They're tricky. It's no wonder they've fallen out of favour.
The LA Times ran this piece the other day (which I'm reproducing here to avoid the registration hassle):
SAN FRANCISCO—Conservative groups trying to stop the city from issuing marriage licenses to gay and lesbian couples failed to win any immediate action today in two separate court hearings.
Superior Court Judge James Warren told plaintiffs late this afternoon that they would likely succeed on the merits of their case but said he would not issue a court order until they corrected a punctuation error in their legal filing.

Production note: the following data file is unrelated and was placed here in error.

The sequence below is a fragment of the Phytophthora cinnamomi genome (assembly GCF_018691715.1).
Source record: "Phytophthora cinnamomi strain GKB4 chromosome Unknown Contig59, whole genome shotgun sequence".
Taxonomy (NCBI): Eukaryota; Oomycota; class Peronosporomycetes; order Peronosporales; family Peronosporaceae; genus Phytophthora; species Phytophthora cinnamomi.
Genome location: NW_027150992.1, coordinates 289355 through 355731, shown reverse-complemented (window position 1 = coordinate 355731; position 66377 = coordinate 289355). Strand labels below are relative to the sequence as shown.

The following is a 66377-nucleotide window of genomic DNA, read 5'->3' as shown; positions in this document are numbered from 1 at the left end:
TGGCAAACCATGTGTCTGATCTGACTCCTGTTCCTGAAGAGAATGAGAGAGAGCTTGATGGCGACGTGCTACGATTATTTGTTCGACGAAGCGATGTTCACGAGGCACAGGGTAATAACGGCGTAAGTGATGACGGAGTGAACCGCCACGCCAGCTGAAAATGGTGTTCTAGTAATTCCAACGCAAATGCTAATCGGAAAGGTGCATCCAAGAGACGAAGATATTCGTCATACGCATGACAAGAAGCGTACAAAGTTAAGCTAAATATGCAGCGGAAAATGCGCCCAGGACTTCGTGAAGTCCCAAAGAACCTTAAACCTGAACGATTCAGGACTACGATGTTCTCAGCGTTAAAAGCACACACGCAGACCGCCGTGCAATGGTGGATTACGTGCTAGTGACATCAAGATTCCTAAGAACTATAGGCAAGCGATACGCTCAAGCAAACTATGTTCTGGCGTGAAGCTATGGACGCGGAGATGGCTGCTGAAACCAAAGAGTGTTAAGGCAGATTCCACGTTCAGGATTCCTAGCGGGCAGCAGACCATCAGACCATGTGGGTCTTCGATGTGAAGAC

“I am not trying to be petty here, but it is a big deal. That semicolon is a big deal,” Warren told attorneys, according to an account by Associated Press.
In documents filed with the court, the Proposition 22 Legal Defense and Education Fund had requested a court order that would force the city “cease and desist issuing marriage licenses to and/or solemnizing marriages of same-sex couples; to show cause before this court.”
“The way you’ve written this it has a semicolon where it should have the word ‘or’,” the judge said. “I don’t have the authority to issue it under these circumstances.”
Copyeditors rejoice! The law is on our side!